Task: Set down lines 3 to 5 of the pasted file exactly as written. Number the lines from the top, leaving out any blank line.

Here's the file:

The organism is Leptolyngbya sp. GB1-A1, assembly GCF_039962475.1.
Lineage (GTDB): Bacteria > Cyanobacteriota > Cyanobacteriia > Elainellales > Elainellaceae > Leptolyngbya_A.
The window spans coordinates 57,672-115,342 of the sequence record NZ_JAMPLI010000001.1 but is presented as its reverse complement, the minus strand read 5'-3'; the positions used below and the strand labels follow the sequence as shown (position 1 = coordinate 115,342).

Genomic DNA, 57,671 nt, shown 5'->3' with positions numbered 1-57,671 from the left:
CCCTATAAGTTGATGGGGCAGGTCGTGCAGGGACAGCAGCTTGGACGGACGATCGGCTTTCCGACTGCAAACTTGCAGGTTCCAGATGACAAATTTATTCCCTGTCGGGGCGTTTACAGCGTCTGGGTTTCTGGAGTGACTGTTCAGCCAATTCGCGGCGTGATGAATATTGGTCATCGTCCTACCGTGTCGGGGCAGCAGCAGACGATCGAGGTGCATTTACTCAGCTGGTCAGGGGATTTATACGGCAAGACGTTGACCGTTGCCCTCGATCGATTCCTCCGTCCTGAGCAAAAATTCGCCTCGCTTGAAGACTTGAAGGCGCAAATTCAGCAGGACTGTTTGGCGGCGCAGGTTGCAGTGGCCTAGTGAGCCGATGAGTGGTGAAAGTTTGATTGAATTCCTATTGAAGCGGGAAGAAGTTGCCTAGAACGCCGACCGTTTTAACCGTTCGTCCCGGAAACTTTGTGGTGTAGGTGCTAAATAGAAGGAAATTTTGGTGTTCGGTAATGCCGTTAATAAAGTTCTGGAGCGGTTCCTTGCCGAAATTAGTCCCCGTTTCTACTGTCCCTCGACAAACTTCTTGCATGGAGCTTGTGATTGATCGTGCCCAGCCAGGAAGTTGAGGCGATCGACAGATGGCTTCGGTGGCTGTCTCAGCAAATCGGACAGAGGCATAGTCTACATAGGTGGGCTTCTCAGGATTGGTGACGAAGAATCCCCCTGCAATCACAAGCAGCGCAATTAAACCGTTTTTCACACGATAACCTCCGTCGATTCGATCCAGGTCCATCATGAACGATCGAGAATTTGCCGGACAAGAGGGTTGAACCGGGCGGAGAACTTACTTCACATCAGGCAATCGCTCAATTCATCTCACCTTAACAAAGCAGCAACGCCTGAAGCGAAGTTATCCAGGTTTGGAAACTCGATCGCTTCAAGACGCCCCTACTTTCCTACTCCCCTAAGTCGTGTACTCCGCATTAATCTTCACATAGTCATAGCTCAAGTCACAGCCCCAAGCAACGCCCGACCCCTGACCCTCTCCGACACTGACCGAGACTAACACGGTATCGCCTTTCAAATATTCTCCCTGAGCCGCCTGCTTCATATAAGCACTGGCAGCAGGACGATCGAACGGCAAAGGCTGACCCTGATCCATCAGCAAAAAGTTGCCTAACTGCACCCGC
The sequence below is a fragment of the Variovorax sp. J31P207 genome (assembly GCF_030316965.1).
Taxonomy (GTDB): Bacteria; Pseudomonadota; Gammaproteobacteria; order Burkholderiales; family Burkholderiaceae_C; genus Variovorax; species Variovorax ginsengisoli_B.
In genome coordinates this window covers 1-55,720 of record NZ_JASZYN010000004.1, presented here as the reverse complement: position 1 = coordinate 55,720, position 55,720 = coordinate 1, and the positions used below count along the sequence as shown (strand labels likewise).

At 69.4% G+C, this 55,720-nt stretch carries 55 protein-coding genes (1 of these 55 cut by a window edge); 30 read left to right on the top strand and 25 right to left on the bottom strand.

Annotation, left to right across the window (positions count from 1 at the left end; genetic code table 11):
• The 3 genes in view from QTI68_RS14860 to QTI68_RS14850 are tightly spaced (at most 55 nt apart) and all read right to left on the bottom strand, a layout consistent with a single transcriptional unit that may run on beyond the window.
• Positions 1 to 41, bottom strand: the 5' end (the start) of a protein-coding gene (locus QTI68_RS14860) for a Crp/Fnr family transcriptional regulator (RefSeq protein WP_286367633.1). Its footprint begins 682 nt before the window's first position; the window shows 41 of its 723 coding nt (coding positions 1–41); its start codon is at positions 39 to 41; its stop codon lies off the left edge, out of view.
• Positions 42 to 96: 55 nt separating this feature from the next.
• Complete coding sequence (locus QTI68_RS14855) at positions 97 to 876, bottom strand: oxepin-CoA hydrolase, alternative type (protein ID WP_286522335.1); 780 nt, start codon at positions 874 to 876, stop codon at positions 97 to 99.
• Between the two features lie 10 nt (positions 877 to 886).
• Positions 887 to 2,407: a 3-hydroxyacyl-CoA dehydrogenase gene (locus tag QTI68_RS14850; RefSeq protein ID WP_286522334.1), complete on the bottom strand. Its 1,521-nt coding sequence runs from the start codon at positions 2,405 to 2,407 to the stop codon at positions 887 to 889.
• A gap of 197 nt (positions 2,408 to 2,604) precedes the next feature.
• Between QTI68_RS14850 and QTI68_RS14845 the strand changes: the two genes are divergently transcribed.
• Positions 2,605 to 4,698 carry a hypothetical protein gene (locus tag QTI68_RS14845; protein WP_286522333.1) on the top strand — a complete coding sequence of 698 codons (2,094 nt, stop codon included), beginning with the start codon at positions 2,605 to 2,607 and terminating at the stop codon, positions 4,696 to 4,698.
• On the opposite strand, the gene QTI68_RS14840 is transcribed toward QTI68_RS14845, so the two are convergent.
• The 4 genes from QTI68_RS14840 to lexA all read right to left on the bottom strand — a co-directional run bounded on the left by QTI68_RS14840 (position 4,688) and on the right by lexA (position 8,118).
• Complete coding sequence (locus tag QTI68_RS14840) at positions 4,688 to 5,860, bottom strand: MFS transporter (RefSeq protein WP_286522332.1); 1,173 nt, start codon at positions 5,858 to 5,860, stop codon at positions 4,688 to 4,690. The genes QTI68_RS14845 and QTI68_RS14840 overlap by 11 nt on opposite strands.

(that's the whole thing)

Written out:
The window spans coordinates 57,672-115,342 of the sequence record NZ_JAMPLI010000001.1 but is presented as its reverse complement, the minus strand read 5'-3'; the positions used below and the strand labels follow the sequence as shown (position 1 = coordinate 115,342).

Genomic DNA, 57,671 nt, shown 5'->3' with positions numbered 1-57,671 from the left:
CCCTATAAGTTGATGGGGCAGGTCGTGCAGGGACAGCAGCTTGGACGGACGATCGGCTTTCCGACTGCAAACTTGCAGGTTCCAGATGACAAATTTATTCCCTGTCGGGGCGTTTACAGCGTCTGGGTTTCTGGAGTGACTGTTCAGCCAATTCGCGGCGTGATGAATATTGGTCATCGTCCTACCGTGTCGGGGCAGCAGCAGACGATCGAGGTGCATTTACTCAGCTGGTCAGGGGATTTATACGGCAAGACGTTGACCGTTGCCCTCGATCGATTCCTCCGTCCTGAGCAAAAATTCGCCTCGCTTGAAGACTTGAAGGCGCAAATTCAGCAGGACTGTTTGGCGGCGCAGGTTGCAGTGGCCTAGTGAGCCGATGAGTGGTGAAAGTTTGATTGAATTCCTATTGAAGCGGGAAGAAGTTGCCTAGAACGCCGACCGTTTTAACCGTTCGTCCCGGAAACTTTGTGGTGTAGGTGCTAAATAGAAGGAAATTTTGGTGTTCGGTAATGCCGTTAATAAAGTTCTGGAGCGGTTCCTTGCCGAAATTAGTCCCCGTTTCTACTGTCCCTCGACAAACTTCTTGCATGGAGCTTGTGATTGATCGTGCCCAGCCAGGAAGTTGAGGCGATCGACAGATGGCTTCGGTGGCTGTCTCAGCAAATCGGACAGAGGCATAGTCTACATAGGTGGGCTTCTCAGGATTGGTGACGAAGAATCCCCCTGCAATCACAAGCAGCGCAATTAAACCGTTTTTCACACGATAACCTCCGTCGATTCGATCCAGGTCCATCATGAACGATCGAGAATTTGCCGGACAAGAGGGTTGAACCGGGCGGAGAACTTACTTCACATCAGGCAATCGCTCAATTCATCTCACCTTAACAAAGCAGCAACGCCTGAAGCGAAGTTATCCAGGTTTGGAAACTCGATCGCTTCAAGACGCCCCTACTTTCCTACTCCCCTAAGTCGTGTACTCCGCATTAATCTTCACATAGTCATAGCTCAAGTCACAGCCCCAAGCAACGCCCGACCCCTGACCCTCTCCGACACTGACCGAGACTAACACGGTATCGCCTTTCAAATATTCTCCCTGAGCCGCCTGCTTCATATAAGCACTGGCAGCAGGACGATCGAACGGCAAAGGCTGACCCTGATCCATCAGCAAAAAGTTGCCTAACTGCACCCGC